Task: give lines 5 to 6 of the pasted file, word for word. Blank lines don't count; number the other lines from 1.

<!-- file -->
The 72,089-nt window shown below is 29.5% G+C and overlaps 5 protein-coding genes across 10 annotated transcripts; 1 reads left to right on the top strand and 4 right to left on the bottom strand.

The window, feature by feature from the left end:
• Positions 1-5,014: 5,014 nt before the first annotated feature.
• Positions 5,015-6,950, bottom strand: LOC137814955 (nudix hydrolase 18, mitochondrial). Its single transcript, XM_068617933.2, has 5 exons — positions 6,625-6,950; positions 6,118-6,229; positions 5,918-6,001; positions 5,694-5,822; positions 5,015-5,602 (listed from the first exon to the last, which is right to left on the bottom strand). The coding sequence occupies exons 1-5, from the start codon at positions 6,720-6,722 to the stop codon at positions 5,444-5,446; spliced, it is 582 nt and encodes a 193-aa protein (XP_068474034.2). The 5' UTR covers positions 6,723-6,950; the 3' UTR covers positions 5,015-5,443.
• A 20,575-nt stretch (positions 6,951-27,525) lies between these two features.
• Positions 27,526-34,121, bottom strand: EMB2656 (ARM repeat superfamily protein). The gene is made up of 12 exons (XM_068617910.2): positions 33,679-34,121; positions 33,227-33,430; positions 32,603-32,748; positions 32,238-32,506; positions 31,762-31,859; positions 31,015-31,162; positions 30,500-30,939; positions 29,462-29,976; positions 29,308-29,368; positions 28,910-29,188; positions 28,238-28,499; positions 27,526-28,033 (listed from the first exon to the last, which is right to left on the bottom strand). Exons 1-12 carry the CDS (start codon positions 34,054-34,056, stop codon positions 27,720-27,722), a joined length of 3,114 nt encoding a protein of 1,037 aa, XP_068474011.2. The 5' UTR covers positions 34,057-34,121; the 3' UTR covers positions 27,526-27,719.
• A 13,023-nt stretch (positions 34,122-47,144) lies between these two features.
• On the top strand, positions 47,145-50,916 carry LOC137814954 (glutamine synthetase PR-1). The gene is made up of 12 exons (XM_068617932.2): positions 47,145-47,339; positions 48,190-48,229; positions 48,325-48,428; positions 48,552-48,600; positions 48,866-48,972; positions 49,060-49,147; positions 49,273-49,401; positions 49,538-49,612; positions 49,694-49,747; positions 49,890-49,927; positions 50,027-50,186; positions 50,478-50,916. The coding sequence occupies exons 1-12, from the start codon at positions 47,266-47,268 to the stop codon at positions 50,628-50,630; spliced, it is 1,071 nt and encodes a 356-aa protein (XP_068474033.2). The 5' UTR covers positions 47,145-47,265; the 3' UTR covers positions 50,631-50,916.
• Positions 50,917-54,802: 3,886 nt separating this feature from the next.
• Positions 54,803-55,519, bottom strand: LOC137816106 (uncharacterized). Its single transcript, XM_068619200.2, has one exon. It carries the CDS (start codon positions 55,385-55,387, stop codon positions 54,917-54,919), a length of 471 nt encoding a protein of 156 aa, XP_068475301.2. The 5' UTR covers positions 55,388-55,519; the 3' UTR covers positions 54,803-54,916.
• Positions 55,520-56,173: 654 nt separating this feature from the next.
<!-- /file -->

• A 20,575-nt stretch (positions 6,951-27,525) lies between these two features.
• Positions 27,526-34,121, bottom strand: EMB2656 (ARM repeat superfamily protein). The gene is made up of 12 exons (XM_068617910.2): positions 33,679-34,121; positions 33,227-33,430; positions 32,603-32,748; positions 32,238-32,506; positions 31,762-31,859; positions 31,015-31,162; positions 30,500-30,939; positions 29,462-29,976; positions 29,308-29,368; positions 28,910-29,188; positions 28,238-28,499; positions 27,526-28,033 (listed from the first exon to the last, which is right to left on the bottom strand). Exons 1-12 carry the CDS (start codon positions 34,054-34,056, stop codon positions 27,720-27,722), a joined length of 3,114 nt encoding a protein of 1,037 aa, XP_068474011.2. The 5' UTR covers positions 34,057-34,121; the 3' UTR covers positions 27,526-27,719.